“But I need to know, milord. When the battle begins, will you help?”
Cernunnos took a long breath, then nodded, his head heavy with those wicked-looking antlers.
“Yes, Commander Beck. We shall help kill your enemies.”
A shudder went through Virginia Tsing’s sleeping form. Rising almost to wakefulness, she drew her blanket up to her neck and huddled under it. This far north and east, the nights could get chilly, but she enjoyed sleeping with the windows open. Her bedroom was above the café and faced the Sorrowful River. Sometimes she felt she could hear the gentle sigh and weep of the waters, but usually it was only the soft rush of the river rolling by. The sound comforted her, eased her mind when she lay down at night.
Again she stirred. Half aware, she frowned and reached up to rub at her eyes. Her nose wrinkled. The place was always full of the smells of the café—of coffee and baking bread, of cinnamon and moon cakes—and underneath it all the thick, starchy odor of dough and flour.
Without opening her eyes, she tried to discover what had woken her. There had been a sound that was not the river, and a smell that was not the café. The odor had an earthen quality to it and it tickled her nose.
She burrowed deeper under the covers. The aches of an old woman’s body pained her, but when she settled down again, they retreated. Her breathing was steady, but her forehead had not lost the crease of the frown she wore.
The sound came again. Not the creak of a floorboard or the sound of voices that might have reached her if Ovid had a lady friend visiting late. This was not the river. It had a scratchy quality, skittering across the floor.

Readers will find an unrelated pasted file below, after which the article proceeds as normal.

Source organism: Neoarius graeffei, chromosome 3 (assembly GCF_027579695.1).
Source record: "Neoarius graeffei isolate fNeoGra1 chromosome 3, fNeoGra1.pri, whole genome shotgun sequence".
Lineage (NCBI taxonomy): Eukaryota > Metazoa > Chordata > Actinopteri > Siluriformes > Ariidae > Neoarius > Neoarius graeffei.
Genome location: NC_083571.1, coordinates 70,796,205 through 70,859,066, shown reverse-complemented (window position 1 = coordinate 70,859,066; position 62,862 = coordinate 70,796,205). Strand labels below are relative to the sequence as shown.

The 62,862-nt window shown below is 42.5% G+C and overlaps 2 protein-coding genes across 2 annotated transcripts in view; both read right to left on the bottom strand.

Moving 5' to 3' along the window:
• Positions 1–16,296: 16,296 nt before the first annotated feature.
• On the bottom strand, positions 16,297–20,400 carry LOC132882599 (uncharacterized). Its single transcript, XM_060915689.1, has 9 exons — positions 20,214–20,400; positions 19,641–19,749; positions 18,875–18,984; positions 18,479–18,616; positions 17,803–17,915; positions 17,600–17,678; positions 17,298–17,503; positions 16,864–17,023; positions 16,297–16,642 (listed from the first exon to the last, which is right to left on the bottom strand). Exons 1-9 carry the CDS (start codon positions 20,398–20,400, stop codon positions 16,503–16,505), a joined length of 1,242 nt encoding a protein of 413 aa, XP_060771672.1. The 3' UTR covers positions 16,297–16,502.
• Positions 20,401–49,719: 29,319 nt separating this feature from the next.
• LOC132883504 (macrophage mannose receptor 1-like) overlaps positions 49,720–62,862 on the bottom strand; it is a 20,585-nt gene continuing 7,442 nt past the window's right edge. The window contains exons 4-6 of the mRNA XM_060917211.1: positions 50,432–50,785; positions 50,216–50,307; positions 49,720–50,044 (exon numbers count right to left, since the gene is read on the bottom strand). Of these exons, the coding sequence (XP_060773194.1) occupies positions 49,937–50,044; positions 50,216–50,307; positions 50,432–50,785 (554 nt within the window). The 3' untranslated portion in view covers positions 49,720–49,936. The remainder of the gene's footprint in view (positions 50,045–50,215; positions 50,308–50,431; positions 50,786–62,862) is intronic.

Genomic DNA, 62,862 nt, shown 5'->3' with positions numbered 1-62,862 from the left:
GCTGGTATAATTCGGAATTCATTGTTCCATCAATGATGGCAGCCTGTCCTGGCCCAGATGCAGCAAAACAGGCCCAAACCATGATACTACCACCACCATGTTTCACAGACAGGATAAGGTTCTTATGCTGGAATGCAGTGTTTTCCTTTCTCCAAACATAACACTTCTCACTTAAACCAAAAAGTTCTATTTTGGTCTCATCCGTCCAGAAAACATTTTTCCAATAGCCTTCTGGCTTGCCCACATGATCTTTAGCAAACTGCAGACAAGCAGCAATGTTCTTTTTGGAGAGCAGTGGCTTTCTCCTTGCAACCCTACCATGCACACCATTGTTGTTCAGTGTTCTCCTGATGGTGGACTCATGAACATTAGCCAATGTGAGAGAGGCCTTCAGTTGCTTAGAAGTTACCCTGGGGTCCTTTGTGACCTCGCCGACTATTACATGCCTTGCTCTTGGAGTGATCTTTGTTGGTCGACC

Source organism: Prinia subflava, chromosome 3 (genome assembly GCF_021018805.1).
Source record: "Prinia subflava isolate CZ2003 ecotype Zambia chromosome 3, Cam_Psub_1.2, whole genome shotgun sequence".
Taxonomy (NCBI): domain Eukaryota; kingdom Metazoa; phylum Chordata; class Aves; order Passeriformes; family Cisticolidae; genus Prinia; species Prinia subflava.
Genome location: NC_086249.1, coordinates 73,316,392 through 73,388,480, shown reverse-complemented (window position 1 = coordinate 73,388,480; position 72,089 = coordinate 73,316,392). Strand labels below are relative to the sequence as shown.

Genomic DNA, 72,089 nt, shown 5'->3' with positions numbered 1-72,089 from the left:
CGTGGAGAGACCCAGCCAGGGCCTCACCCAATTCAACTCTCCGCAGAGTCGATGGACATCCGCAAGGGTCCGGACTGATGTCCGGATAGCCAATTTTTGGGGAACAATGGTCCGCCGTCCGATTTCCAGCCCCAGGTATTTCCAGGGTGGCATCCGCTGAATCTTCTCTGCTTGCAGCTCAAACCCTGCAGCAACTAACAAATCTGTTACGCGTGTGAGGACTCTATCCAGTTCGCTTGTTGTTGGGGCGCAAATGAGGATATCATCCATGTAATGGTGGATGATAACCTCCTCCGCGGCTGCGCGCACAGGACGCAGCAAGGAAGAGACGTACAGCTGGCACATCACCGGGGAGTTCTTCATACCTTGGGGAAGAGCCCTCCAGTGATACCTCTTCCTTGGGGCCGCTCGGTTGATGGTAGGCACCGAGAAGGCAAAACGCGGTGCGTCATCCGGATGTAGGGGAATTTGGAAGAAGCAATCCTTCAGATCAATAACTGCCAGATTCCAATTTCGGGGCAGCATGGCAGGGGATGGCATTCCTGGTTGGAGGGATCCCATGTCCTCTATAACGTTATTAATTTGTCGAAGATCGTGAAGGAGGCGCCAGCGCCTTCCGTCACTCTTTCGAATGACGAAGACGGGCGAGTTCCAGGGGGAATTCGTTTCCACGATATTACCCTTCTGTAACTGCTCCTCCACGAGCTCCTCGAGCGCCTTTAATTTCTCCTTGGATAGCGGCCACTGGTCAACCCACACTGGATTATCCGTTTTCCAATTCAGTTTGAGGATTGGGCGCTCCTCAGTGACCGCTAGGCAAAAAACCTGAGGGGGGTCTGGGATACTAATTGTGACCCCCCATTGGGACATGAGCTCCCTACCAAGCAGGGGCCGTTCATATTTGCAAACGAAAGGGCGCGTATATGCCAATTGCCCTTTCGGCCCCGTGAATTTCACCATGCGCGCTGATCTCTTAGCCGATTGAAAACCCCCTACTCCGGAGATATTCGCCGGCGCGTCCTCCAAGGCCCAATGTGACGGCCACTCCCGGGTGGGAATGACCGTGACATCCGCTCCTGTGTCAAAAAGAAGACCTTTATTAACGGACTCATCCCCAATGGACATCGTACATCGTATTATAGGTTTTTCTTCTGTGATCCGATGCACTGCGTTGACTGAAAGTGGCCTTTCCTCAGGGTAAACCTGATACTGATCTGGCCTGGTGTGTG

Virginia’s nose wrinkled again. Her breath hitched and she brought her hand up, but could not prevent herself from sneezing. When she sneezed, her eyes flew open.
And there he stood.
Death had come for her, a hooded figure that seemed to shift and rasp with each movement. Its body flowed with motion and she realized it was made of sand.
The Sandman stared at her with bright yellow eyes. It smiled, showing sharp black teeth.
“What do you want?” she asked.
The creature slid toward her, its tread scouring the floor.
“Kitsune,” it rasped. “The Borderkind who traveled with the Legend-Born…the Bascombe. I am told that the fox is here, and that you will know where.”
Her heart fluttered with fear. Those eyes were dreadful to see. But Virginia Tsing would not crumble. She was far too proud. Perhaps that was the thing she had most in common with her son. Even terror could not break her.
“She’s no longer among us,” the old woman said softly. Her voice did not sound as strong as she had hoped it might.
It reached down with one hand and laid its palm across her mouth. She felt the sand spilling into her throat. Her eyes widened, and her heart began to race. Terror gave her the courage to reach up and grab its wrist. She felt the sand shifting beneath his cloak as she stared up into those awful yellow eyes.